The list of articles in peer-review journals on the PAS that have been written by me, as well as others, is being continually updated and can be accessed on the Web site: refs_index. Continually updated citations of legal cases in which the parental alienation syndrome has been admitted into court testimony is to be found on the same Web site. Also to be found there is a list of the lectures on The Parental Alienation Syndrome that I have been invited to present in both The United States and Abroad as well as conferences entirely devoted to PAS.

Since the early 1980s I have been increasingly involved in sex-abuse evaluations, especially sex-abuse allegations that arose in the context of child-custody disputes. I was convinced that some of these were false, even though I fully appreciate that genuine child sex abuse is widespread. Accordingly, I began working on criteria for differentiating between true and false sex abuse accusations. This culminated with my first book on the subject, The Parental Alienation Syndrome and the Differentiation Between Fabricated and Genuine Sex Abuse Allegations , published in 1987.

My involvement in sex-abuse evaluations in association with child-custody disputes led to my involvement in such assessments in the context of nursery school and day-care centers. Since the late 1980s I have been involved in other types of sex-abuse cases, e.g., cases in which adult women belatedly accuse their fathers and other relatives of having sexually abused them in childhood, in cases of accusations against clergymen, scout masters, teachers, and neighbors. Accordingly, I was (and still am) involved in some nationally known cases in this category. These experiences resulted in my publication in 1991 of Sex Abuse Hysteria: Salem Witch Trials Revisited and in 1992, True and False Accusations of Child Sex Abuse: A Guide for Legal and Mental Health Professionals . My Protocols for the Sex-Abuse Evaluation (1995) includes dozens of criteria for differentiating between true and false sex-abuse accusations and is generally viewed as the most comprehensive series of protocols yet published. My book, Psychotherapy With Sex-Abuse Victims: True, False, and Hysterical, was published in early 1996. My experiences testifying in court since 1960 have enabled me to write Testifying in Court: A Guide for Mental Health Professionals (1995). In late 2000, my book, Sex Abuse Trauma? or Trauma From Other Sources?, was published. This book should serve well in courts of law when differentiation is being made between psychological traumas that result from sex abuse (whether truly or falsely alleged) and psychological trauma that results from other causes. In addition to the aforementioned books, numerous articles of mine on the subject of child-custody litigation and sex abuse have appeared in both legal and mental health journals. Articles of mine in peer-review journals on my sex-abuse protocols can be accessed on the Web site: refs_index.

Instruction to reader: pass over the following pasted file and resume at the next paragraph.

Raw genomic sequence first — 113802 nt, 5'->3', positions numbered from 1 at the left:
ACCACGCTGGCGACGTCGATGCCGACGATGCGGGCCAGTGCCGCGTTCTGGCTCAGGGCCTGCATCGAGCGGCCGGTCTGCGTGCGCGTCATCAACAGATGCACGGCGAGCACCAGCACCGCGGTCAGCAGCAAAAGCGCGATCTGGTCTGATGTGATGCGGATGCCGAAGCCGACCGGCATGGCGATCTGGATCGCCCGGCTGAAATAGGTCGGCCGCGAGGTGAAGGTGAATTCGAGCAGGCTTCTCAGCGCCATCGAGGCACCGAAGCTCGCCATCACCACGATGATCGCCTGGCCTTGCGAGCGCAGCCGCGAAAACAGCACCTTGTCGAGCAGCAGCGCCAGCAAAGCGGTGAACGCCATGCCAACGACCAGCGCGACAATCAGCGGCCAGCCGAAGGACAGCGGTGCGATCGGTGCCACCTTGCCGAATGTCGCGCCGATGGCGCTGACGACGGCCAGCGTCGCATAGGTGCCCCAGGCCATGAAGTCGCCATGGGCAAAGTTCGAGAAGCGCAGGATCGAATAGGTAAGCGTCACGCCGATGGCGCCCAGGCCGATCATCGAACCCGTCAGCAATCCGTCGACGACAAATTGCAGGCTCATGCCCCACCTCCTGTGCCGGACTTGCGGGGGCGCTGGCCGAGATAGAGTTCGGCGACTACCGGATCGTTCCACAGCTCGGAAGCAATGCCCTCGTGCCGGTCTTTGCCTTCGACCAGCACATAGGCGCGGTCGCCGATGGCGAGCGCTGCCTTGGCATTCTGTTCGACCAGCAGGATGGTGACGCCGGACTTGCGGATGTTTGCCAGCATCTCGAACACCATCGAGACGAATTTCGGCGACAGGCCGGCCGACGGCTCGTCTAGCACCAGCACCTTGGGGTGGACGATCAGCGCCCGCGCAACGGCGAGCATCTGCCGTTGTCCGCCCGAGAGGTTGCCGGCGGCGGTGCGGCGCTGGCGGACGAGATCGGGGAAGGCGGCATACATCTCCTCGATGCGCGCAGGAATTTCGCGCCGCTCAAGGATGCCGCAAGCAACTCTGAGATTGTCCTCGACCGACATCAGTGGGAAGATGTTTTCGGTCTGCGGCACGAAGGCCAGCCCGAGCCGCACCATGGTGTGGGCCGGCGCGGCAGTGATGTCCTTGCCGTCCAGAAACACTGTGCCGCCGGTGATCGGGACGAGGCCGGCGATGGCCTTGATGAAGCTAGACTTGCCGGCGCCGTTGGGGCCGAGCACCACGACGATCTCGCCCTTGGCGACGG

To date, I estimate that I have provided court testimony in about 400 cases (testimony lasting as long as three days in some cases and 10 to 15 days in a few cases). Most often, I have testified in child-custody disputes, and more recently in sex-abuse cases (e.g., child-custody disputes, nursery school and day-care centers, incestuous families, accusations against teachers, clergy, scoutmasters). On occasion I have testified in other areas, e.g., competence, liability, and sanity. Whereas my testimony in child-custody cases has taken place in family and civil courts, my testimony in sex-abuse cases has been both in civil and criminal courts. Furthermore, for a variety of reasons, I have done many legal evaluations that were never brought to the point of my providing court testimony. In all of my court appearances, I have always been recognized as an expert by the court in the areas in which I was providing testimony. Such areas include child custody, sex abuse, child development, learning disabilities, competence, and child psychotherapy.